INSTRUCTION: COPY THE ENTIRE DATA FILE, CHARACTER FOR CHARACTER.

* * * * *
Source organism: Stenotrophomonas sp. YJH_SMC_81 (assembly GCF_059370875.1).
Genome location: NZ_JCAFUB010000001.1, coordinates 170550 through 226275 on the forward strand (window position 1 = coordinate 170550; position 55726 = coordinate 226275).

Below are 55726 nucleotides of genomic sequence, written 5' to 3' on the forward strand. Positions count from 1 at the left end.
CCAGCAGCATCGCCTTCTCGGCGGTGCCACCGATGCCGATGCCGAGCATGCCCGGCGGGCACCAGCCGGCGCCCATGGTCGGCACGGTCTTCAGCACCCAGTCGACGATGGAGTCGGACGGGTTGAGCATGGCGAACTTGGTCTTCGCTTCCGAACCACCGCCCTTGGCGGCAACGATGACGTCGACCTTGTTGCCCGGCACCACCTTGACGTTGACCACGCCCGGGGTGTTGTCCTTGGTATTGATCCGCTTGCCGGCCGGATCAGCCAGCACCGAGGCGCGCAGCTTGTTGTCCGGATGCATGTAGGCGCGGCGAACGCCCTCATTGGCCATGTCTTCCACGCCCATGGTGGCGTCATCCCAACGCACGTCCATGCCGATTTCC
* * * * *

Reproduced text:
Source organism: Stenotrophomonas sp. YJH_SMC_81 (assembly GCF_059370875.1).
Genome location: NZ_JCAFUB010000001.1, coordinates 170550 through 226275 on the forward strand (window position 1 = coordinate 170550; position 55726 = coordinate 226275).

Below are 55726 nucleotides of genomic sequence, written 5' to 3' on the forward strand. Positions count from 1 at the left end.
CCAGCAGCATCGCCTTCTCGGCGGTGCCACCGATGCCGATGCCGAGCATGCCCGGCGGGCACCAGCCGGCGCCCATGGTCGGCACGGTCTTCAGCACCCAGTCGACGATGGAGTCGGACGGGTTGAGCATGGCGAACTTGGTCTTCGCTTCCGAACCACCGCCCTTGGCGGCAACGATGACGTCGACCTTGTTGCCCGGCACCACCTTGACGTTGACCACGCCCGGGGTGTTGTCCTTGGTATTGATCCGCTTGCCGGCCGGATCAGCCAGCACCGAGGCGCGCAGCTTGTTGTCCGGATGCATGTAGGCGCGGCGAACGCCCTCATTGGCCATGTCTTCCACGCCCATGGTGGCGTCATCCCAACGCACGTCCATGCCGATTTCC